Shakspere's Predecessors in the English Drama.

By John Addington Symonds

Printed: 1900

Publisher: Smith Elder & Co. London

Edition: New edition

Dimensions 15 × 20 × 4 cm

Language: English

Size (cminches): 15 x 20 x 4

Condition: Very good  (See explanation of ratings)

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Full tree calf binding with gilt banding, decoration and title on the spine. Gilt college emblem on the front board. Gilt decorative edging on both boards.

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                       A new edition in a presentation binding.

These men, George Chapman, John Lyly, George Peele, Robert Green, Christopher Marlowe, and Thomas Kyd, are often styled the predecessors of Shakespeare; but they were more properly the contemporaries of his early literary life. The careers of these men were the same in general outline.


                                          Symonds by Carlo Orsi

John Addington Symonds Jr. (5 October 1840 – 19 April 1893) was an English poet and literary critic. A cultural historian, he was known for his work on the Renaissance, as well as numerous biographies of writers and artists. Although married with children, Symonds supported male love (homosexuality), which he believed could include pederastic as well as egalitarian relationships, referring to it as l’amour de l’impossible (love of the impossible). He also wrote much poetry inspired by his same-sex affairs.

Symonds was born at Bristol, England, in 1840. His father, the physician John Addington Symonds (1807–1871), was the author of Criminal Responsibility (1869), The Principles of Beauty (1857) and Sleep and Dreams. The younger Symonds, considered delicate, did not take part in games at Harrow School after the age of 14, and he showed no particular promise as a scholar.

Symonds moved to Clifton Hill House at the age of ten, an event which he believed had a large and beneficial impact towards his health and spiritual development. Symonds’s delicate condition continued, and as a child he suffered from nightmares in which corpses in and under his bed prompted sleepwalking; on one such occasion he was almost drowned when, sleepwalking in the attic of Clifton Hill House, he reached a cistern of rainwater. According to Symonds, an angel with “blue eyes and wavy, blonde hair” woke him and brought him to safety; this figure frequented Symonds’s dreams and was potentially his first homosexual awakening.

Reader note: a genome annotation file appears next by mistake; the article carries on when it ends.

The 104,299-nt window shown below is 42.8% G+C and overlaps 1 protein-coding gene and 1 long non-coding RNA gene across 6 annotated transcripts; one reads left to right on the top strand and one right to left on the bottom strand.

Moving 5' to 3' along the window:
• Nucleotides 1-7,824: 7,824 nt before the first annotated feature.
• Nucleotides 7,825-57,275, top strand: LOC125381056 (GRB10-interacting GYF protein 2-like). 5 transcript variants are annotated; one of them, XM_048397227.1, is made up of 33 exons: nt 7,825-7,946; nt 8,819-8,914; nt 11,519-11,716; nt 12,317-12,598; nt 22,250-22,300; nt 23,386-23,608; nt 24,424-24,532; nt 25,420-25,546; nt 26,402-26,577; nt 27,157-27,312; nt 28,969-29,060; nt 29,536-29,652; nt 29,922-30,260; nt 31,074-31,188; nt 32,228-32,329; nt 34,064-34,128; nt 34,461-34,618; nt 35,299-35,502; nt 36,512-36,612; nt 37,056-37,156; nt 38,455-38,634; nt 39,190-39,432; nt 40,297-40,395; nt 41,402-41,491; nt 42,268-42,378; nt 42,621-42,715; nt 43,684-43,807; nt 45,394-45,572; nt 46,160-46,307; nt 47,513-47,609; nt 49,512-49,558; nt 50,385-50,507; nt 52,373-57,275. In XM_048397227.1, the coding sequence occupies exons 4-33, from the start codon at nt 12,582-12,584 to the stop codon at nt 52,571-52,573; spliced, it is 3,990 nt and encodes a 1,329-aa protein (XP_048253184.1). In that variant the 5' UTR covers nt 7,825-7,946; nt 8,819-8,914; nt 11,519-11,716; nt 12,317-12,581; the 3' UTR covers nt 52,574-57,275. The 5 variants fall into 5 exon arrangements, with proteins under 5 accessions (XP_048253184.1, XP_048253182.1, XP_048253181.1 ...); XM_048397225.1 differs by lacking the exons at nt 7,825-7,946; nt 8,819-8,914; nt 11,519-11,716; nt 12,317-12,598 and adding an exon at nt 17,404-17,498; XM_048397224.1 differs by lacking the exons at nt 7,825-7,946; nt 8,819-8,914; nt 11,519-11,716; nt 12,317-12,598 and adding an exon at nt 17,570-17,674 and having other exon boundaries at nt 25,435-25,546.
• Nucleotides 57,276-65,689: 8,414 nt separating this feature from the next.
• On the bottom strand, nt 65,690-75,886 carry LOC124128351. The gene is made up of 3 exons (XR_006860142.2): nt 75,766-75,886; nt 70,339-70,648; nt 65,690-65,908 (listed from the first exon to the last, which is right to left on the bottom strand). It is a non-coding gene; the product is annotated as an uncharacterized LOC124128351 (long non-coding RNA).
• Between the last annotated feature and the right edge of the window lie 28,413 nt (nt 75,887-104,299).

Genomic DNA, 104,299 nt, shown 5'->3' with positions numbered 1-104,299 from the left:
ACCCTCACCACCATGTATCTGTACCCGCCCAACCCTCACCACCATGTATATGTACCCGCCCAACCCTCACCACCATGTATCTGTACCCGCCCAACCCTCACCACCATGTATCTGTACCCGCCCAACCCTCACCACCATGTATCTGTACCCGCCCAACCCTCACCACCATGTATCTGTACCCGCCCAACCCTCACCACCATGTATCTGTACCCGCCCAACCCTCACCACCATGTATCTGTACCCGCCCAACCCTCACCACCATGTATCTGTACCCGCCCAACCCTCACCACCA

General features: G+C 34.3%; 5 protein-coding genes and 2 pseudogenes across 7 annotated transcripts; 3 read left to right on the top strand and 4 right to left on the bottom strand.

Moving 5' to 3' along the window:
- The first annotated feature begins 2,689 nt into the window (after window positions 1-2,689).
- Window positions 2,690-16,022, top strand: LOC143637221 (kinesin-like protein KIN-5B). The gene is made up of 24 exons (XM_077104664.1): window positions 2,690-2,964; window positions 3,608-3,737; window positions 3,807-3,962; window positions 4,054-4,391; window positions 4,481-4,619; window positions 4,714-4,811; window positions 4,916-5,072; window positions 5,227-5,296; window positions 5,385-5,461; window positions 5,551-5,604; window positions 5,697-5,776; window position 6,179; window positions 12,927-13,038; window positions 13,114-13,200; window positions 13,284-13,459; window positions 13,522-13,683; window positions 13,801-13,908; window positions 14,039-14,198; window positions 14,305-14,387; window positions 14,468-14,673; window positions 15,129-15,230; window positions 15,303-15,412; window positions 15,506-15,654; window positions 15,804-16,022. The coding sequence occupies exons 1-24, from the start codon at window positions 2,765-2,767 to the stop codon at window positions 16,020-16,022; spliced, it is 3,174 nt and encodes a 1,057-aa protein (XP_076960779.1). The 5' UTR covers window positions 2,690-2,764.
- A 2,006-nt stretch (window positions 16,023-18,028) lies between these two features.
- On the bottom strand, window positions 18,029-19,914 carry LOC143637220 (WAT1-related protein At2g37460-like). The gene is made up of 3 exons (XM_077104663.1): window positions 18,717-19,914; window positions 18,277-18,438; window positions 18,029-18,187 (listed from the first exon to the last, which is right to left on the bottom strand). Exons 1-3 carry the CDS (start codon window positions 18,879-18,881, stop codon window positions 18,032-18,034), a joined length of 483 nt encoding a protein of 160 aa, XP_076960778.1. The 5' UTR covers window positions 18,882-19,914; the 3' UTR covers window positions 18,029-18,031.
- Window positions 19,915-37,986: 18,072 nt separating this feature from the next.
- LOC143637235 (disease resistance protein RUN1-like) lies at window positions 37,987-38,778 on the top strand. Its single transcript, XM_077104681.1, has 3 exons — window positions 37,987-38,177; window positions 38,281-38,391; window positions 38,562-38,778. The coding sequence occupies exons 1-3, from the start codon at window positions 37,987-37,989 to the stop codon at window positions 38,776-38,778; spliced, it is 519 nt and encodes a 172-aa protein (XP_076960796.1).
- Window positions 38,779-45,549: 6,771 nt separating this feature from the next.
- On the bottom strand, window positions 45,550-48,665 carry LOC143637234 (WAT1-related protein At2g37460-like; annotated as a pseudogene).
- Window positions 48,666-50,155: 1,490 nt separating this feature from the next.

In January 1858, Symonds received a letter from his friend Alfred Pretor (1840–1908), telling of Pretor’s affair with their headmaster, Charles John Vaughan. Symonds was shocked and disgusted, feelings complicated by his growing awareness of his own homosexuality. He did not mention the incident for more than a year until in 1859, when a student at Oxford University, he told the story to John Conington, the Latin professor. Conington approved of romantic relationships between men and boys. Earlier, he had given Symonds a copy of Ionica, a collection of homoerotic verse by William Johnson Cory, the influential Eton College master and advocate of pederastic pedagogy. Conington encouraged Symonds to tell his father about his friend’s affair, and the senior Symonds forced Vaughan to resign from Harrow. Pretor was angered by the younger man’s part, and never spoke to Symonds again.

In the autumn of 1858, Symonds went to Balliol College, Oxford, as a commoner but was elected to an exhibition in the following year. In spring of that same year, he fell in love with William Fear Dyer (1843–1905), a Bristol choirboy three years younger. They engaged in a chaste love affair that lasted a year, until broken up by Symonds. The friendship continued for several years afterwards, until at least 1864. Dyer became organist and choirmaster of St Nicholas’ Church, Bristol.

At Oxford University, Symonds became engaged in his studies and began to demonstrate his academic ability. In 1860, he took a first in Mods and won the Newdigate prize with a poem on “The Escorial”; in 1862 he obtained a first in Literae Humaniores, and in 1863 won the Chancellor’s English Essay.

In 1862, Symonds was elected to an open fellowship at the conservative Magdalen. He made friends with a C. G. H. Shorting, whom he took as a private pupil. When Symonds refused to help Shorting gain admission to Magdalen, the younger man wrote to school officials alleging “that I [Symonds] had supported him in his pursuit of the chorister Walter Thomas Goolden (1848–1901), that I shared his habits and was bent on the same path.”  Although Symonds was officially cleared of any wrongdoing, he suffered a breakdown from the stress and shortly thereafter left the university for Switzerland. In Switzerland, he met Janet Catherine North (sister of botanical artist Marianne North, 1830–1890). They married at Hastings on 10 November 1864. They settled in London and had four daughters: Janet (born 1865), Charlotte (born 1867), Margaret (Madge) (born 1869) and Katharine (born 1875; she was later honoured for her writing as Dame Katharine Furse). Edward Lear wrote “The Owl and the Pussycat” for the three-year-old Janet.

While in Clifton in 1868, Symonds met and fell in love with Norman Moor (January 10, 1851 – March 6, 1895), a youth about to go up to Oxford, who became his pupil. Symonds and Moor had a four-year affair but did not have sex, although according to Symonds’s diary of 28 January 1870, “I stripped him naked and fed sight, touch and mouth on these things.” The relationship occupied a good part of his time, including one occasion he left his family and travelled to Italy and Switzerland with Moor. The unconsummated affair also inspired his most productive period of composing poetry, published in 1880 as New and Old: A Volume of Verse.

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